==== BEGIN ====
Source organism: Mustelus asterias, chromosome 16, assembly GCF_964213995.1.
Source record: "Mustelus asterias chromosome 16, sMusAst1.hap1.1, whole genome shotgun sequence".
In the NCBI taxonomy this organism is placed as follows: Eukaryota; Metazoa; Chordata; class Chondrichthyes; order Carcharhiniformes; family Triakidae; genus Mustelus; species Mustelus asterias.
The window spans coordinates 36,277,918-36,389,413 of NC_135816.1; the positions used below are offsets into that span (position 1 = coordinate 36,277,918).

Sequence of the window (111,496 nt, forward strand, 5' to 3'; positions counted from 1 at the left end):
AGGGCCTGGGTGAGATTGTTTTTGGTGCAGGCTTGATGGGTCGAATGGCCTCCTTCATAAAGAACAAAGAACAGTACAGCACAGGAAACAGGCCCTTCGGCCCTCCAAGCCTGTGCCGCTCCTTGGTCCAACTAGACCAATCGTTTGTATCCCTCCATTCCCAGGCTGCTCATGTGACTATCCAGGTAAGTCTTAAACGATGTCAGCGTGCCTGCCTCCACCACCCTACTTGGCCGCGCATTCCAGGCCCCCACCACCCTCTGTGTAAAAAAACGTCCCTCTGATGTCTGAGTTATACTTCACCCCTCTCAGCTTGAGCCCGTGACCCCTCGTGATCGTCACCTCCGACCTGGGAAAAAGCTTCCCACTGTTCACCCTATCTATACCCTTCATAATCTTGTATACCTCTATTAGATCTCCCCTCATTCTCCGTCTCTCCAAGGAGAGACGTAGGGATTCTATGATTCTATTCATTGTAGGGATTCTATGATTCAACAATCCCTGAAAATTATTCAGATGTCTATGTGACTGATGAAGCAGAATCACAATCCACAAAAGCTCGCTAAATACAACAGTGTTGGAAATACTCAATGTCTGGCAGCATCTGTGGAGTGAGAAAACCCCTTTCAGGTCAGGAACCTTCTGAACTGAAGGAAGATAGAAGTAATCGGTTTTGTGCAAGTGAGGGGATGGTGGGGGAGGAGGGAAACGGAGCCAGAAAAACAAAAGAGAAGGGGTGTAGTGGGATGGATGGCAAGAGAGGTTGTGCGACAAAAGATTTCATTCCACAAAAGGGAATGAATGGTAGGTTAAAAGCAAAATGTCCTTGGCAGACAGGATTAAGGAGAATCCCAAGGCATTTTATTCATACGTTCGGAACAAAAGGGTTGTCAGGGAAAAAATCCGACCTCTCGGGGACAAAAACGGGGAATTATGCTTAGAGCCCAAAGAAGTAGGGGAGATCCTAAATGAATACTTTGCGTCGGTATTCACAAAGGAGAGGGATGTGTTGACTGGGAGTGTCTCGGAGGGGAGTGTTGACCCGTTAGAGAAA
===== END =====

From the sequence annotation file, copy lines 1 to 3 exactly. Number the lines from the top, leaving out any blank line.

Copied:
Source organism: Mustelus asterias, chromosome 16, assembly GCF_964213995.1.
Source record: "Mustelus asterias chromosome 16, sMusAst1.hap1.1, whole genome shotgun sequence".
In the NCBI taxonomy this organism is placed as follows: Eukaryota; Metazoa; Chordata; class Chondrichthyes; order Carcharhiniformes; family Triakidae; genus Mustelus; species Mustelus asterias.